Thank you for this fresh experience, and the line breaks are unique to you.
    Very interesting and fun.
    Here is to getting dirty…..Tracy

  6. Poetry can be a beginning or can be the ending. It takes great pains to come up with words which may do well at the beginning to set the trend. Readers are often tested on their knowledge which can present a challenge. I see it that way. You have a knack for getting the correct words for one to think about. Nicely Claudia!

    Hank

  7. This was fun, Claudia. Somehow I think most check-out people don’t think much about poetry….nor do most people in general. I would like to be surprised about this and find myself wrong. Thinking about poets…ya, I think it is good to have ‘dirty hands,’ as that means someone really digs INTO something, explores it, plays with it, finds out what it is all about! No, doesn’t pay the bills, but pays its dues in joy!

  8. This is so fun, Claudia – ‘in the car, i shovel words (dang, they’re
    everyWhere– ) on the backseat’ I have nightmares about my husband cleaning out my car and throwing away all those words on bits of scrap and receipts and bank deposits slips! Wonderful! K

  9. Well, I for one love the way words scatter in your car and in your brain, the way you come up with funny combinations like the bags under her eyes, and you defend dirty handed poets everywhere. There’s a big smile on my face after reading this one. It’s so you Claudia, so creative.

  10. Great fun in your words today – and I know what you mean; I think that to write poetry that is meaningful, you have to live a bit. That’s what is always so inspiring in your poems, Claudia, they are grounded in real life – usually your life.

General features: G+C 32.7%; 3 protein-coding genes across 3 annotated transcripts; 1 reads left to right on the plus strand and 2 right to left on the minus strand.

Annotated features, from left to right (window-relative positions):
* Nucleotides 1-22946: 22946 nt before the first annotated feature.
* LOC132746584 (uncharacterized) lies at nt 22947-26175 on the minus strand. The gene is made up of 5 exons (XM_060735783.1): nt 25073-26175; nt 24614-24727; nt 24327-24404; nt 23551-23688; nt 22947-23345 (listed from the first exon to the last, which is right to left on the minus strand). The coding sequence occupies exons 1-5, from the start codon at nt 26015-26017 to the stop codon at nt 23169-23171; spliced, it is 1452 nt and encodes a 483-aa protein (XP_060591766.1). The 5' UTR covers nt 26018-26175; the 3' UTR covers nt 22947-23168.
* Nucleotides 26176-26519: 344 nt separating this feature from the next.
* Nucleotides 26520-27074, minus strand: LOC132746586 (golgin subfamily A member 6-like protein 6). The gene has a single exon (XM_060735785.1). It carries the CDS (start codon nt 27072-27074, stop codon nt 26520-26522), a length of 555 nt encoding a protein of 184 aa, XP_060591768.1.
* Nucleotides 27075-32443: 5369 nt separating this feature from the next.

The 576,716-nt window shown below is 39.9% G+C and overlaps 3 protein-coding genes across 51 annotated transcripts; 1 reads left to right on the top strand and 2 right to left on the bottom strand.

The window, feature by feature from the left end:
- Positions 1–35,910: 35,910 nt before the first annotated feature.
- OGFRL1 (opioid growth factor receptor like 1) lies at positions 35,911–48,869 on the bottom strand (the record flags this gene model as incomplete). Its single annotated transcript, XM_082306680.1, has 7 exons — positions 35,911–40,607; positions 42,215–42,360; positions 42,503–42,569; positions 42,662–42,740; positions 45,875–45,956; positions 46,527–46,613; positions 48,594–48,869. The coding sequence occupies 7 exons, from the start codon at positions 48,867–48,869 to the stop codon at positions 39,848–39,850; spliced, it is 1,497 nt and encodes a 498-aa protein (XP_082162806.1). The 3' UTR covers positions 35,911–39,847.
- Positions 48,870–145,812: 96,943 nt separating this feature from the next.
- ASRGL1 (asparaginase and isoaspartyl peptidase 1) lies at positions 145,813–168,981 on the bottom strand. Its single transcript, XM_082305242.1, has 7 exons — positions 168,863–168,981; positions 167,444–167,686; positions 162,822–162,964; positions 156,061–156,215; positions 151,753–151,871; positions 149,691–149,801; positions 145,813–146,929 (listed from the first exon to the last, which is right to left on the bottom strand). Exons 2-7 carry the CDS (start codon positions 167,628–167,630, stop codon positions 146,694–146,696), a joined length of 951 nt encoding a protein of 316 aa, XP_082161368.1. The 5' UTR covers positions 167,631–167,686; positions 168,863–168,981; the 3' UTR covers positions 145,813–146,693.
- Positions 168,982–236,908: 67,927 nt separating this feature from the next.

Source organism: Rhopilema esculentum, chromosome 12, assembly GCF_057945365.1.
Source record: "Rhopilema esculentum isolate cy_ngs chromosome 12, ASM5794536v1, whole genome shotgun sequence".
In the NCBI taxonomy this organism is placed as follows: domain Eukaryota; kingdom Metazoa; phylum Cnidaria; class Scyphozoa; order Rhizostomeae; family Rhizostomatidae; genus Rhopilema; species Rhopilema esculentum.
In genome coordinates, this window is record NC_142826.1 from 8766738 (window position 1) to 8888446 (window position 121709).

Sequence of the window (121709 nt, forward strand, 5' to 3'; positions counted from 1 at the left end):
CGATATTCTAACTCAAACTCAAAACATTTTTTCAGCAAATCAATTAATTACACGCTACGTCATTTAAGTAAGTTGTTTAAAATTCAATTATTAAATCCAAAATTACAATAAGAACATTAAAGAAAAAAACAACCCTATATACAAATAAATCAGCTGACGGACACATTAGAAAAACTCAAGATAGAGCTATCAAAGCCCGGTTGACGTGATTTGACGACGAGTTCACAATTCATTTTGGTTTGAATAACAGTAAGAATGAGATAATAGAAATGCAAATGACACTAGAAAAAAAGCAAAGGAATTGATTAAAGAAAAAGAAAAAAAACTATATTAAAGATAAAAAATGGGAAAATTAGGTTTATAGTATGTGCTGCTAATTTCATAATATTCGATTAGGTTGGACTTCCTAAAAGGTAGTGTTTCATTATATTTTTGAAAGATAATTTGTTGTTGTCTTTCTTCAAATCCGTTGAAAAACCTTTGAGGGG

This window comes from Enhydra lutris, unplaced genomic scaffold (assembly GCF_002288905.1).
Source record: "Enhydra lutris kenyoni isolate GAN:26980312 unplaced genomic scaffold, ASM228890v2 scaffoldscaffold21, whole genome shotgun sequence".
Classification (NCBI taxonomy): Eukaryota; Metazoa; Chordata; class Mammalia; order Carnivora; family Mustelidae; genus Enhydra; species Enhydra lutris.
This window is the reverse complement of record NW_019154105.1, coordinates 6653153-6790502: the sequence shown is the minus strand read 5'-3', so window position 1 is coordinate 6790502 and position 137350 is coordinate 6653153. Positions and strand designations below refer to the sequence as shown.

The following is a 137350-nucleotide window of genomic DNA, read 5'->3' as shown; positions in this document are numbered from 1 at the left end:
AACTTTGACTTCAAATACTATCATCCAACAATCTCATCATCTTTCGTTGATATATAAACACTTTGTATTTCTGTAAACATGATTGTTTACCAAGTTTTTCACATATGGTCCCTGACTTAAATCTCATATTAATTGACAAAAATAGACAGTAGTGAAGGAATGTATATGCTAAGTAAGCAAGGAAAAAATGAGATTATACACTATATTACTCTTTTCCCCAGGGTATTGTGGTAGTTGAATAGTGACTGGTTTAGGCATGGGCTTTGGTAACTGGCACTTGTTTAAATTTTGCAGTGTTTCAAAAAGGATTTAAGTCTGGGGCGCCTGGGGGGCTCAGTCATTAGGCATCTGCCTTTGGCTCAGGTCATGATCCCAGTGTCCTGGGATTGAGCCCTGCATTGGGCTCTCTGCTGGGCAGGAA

11. Claudia, this is wonderful. Love the “p0oets dirty” line. Reminds me of something I wrote recently where I said I liked the saints who roll in the mud 😉

    Give me the holy stained with earth; give me the artist soaked in ink.

  12. when i was a freshman in college, and took journalism 101, we had to write about the statues on Commonwealth Ave. (Boston) and I realized how much we sometimes don’t really see the statues in the park.

  13. love the shovelling of words indiscriminately onto the back seat, the cool inventiveness of format & language from there to the end (except, what end is there ever for a poet who doesn’t mind getting her hands dirty? 😉 )
    great title & poem

  14. Poets are mad people who try to change this world with their hearts 🙂 They always get messy in the process 🙂 As for poetry? A famous greek poet once said : “Poetry is the on going of a shiny bicycle…” And me too, ” i prefer my poets dirty” 🙂

  15. Generally, the only people I trust with clean hands are the ones preparing my food or doctoring to the ill. Life is way messy; engage in it.

    I prefer the poets who aren’t drunk though.

  16. Oh, I love this one…. Finding poetry in all the places in life it really lives…. Not old textbooks and staid professors…. The reality of our days makes the best poem.

  17. …i prefer my poets dirty — i like that… and who would want a clean cut in a piece? i see poetry not in perfection but rather a continuous flow of passion t’wards learning & knowing… it isn’t the details we are trying to perfect but most importantly the emotions & amount of self we put in every poem we write… smiles…

  18. Poetry “doesn’t feed me”?!? Maybe it doesn’t pay for groceries, but it certainly feeds us in other ways, if we have the patience to read it. Or write it, for that matter!